Secondary Swell Wave Component Statistics and Error Metrics |
The following are the fields in wavedat.eval.TC.bulk.
time: [1xN double] |
Date and Time of each Record as MATLAB Serial Date Number |
thetap1: [1xN double] |
Baseline Data Peak Wave Direction (Deg From North) |
thetap2: [1xN double] |
Evaluate Data Peak Wave Direction (Deg From North) |
dm1: [1xN double] |
Baseline Data Mean Wave Direction (Deg From North) |
dm2: [1xN double] |
Evaluate Data Mean Wave Direction (Deg From North) |
res: [1x1 struct] |
Time Series Residuals for thetap, dm, hs, tp, and tz |
ccor: [1x1 struct] |
Circular Correlation (structure containing thetap and dm) |
cbias: [1x1 struct] |
Circular (angular) Bias (structure containing thetap and dm) |
hs1: [1xN double] |
Baseline Data Significant Wave Height (m) |
hs2: [1xN double] |
Evaluate Data Significant Wave Height (m) |
tp1: [1xN double] |
Baseline Data Peak Period (s) |
tp2: [1xN double] |
Evaluate Data Peak Period (s) |
tz1: [1xN double] |
Baseline Data Zero Crossing Period (s) |
tz2: [1xN double] |
Evaluate Data Zero Crossing Period (s) |
rms: [1x1 struct] |
Root-Mean-Square Error (structure containing hs, tp, and tz values) |
bias: [1x1 struct] |
Bias (structure containing hs, tp, and tz values) |
SI: [1x1 struct] |
Scatter Index (structure containing hs, tp, and tz values) |
r2: [1x1 struct] |
Regression Coefficent (structure containing hs, tp, and tz values) |
fitted: [1x1 struct] |
Slope and Intercept for Linear Regression (structure containing hs, tp, and tz values) |
limits95: [1x1 struct] |
95% Confidence Interval of Fit (structure containing hs, tp, and tz values) |
limits90: [1x1 struct] |
90% Confidence Interval of Fit (structure containing hs, tp, and tz values) |
limits85: [1x1 struct] |
85% Confidence Interval of Fit (structure containing hs, tp, and tz values) |
Note: N is the number of matching records between baseline and evaluate data sets.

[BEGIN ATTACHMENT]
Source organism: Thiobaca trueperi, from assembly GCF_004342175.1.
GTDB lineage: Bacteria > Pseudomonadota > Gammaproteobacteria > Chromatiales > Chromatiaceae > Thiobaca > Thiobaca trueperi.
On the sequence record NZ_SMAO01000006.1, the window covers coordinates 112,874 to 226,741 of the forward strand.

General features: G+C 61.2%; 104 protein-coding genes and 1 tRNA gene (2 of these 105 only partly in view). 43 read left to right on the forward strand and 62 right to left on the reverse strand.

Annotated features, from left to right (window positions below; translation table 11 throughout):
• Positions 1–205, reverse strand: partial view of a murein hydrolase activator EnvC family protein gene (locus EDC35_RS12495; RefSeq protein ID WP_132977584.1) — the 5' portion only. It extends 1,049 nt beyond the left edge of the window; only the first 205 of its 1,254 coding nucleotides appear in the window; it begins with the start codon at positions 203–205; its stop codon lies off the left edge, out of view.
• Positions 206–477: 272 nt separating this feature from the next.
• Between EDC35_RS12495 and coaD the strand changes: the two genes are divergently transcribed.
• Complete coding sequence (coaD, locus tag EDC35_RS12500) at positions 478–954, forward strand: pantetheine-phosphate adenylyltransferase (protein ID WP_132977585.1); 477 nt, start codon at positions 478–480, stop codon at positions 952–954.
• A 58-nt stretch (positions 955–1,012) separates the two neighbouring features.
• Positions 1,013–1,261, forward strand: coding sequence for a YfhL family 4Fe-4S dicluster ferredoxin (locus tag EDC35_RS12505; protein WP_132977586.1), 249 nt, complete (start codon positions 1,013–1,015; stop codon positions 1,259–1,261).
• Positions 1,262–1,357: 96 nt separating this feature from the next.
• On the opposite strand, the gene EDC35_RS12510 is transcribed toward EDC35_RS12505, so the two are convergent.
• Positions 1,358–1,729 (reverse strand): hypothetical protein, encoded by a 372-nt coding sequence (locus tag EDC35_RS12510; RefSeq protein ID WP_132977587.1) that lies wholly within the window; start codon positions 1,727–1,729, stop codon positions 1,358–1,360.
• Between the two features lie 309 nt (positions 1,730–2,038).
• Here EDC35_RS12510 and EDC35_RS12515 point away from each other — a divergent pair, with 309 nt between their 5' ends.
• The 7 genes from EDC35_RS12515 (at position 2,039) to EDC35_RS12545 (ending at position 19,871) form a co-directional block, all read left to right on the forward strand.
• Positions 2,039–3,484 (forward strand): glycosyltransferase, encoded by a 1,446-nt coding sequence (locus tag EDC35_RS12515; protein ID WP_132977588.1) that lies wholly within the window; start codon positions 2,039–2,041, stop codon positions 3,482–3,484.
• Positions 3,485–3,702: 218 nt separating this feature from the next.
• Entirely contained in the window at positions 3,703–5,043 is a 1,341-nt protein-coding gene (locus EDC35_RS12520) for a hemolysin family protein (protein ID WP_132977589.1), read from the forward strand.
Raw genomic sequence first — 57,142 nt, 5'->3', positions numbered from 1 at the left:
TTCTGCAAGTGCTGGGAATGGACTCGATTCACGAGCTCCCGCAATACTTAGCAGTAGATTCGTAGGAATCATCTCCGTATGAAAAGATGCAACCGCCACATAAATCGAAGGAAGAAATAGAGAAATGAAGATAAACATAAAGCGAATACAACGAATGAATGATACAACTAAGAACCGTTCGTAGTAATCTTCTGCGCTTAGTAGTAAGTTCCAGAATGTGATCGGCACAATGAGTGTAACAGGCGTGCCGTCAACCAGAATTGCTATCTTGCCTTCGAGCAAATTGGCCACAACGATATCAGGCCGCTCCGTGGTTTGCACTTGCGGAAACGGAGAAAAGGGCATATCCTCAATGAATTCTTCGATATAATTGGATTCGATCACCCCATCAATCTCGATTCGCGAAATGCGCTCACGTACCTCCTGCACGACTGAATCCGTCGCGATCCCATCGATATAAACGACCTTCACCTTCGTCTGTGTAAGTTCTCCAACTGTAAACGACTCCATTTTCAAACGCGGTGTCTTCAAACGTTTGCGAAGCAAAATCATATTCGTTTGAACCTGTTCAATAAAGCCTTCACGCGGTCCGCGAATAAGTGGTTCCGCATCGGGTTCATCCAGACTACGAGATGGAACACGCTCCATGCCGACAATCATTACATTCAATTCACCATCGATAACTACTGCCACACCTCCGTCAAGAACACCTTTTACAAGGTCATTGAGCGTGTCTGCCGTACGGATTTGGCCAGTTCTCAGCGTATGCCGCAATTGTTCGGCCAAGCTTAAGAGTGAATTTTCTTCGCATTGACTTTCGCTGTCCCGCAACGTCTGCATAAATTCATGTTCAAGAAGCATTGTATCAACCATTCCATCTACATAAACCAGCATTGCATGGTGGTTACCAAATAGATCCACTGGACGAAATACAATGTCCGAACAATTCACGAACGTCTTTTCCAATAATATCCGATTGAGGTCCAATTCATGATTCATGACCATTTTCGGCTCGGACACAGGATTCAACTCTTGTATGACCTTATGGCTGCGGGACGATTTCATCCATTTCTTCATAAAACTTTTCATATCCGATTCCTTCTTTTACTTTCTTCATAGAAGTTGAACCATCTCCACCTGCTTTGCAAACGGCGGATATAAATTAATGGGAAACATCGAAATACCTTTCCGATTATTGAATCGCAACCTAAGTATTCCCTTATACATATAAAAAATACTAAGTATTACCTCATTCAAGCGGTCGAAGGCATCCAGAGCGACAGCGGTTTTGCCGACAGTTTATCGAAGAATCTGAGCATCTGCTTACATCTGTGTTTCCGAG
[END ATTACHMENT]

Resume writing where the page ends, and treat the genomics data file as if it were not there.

3. Export Data
A variety of data export options are offered, including image files, animations, and summary tables. See the Data Export Wizard for details on custom export tables in a variety of formats.
reformat
name |
Parameter set name |
obsyr |
Observation year |
lat |
Latitude (decimal degrees) |
lon |
Longitude (decimal degrees) |
magcorr |
Magnetic compass correction (deg) |
timecorr |
N/A |
method |
Processing method [1=On-Board, 2=Off-Board] |
paramset |
N/A |
allfiles |
Process all files [1=True, 0=False] |
onlyfiles |
Index within directory of files to process |
useset |
Parameter setting to use [1=True, 0=False] |
ewind |
Estimate winds [1=True, 0=False] |
depth |
Water depth (m) |
smooth |
Data smoothing interval (h) |
subset |
Data sub sample interval (h) |
abins |
Number of output angle bins |
dirpath |
Path to raw data |
fileext |
File name extension for raw data |
winddirpath |
Full path to input wind data |
datatype |
Input data type string |
datatypeuseset |
Specifies which parameter set to use for multiple saved parameter sets of the same datatype |
records |
Identify specific records of OceanWeather NetCDF files |
CustomFileFormat |
Identify index of meaningful characters within a file name (buoyname, year, month, day, hour, minute) |
NDBCIdNum |
Index of NDBC station from internal XWaves list (NDBC_Wave_Station_Info.mat) |
NODCDate |
Date string for NODC data |
egap |
Minimum data gap for estimating winds (h) |
windz |
Wind measurement height (m) |
wind_data_num |
Wind data set number |
NetCDFPath |
Full path to NetCDF input file |
NetCDFMode |
NetCDF mode [0=Disabled, 1=New file, 2=Append file] |
wwwnumdays |
Number of days to process from NDBC buoy |
tracking
name |
Parameter set name |
wsmult |
Wind sea multiplier |
swellmin |
Minimum swell wave weight (m) |
fa |
Spread factor |
maxpar |
Maximum number of swells per record |
gap |
Variance threshold |
smallest |
Minimum number of records |
sa |
Swell separation angle |
useset |
Parameter setting to use [1=True, 0=False] |
fac |
Spectral smoothing threshold |
trend |
Trend analysis window (h) |
windsea |
Wind sea identifier |
conserve |
N/A |
forcemin |
Wind force threshold |
ustar |
Friction velocity |
partition_resolution |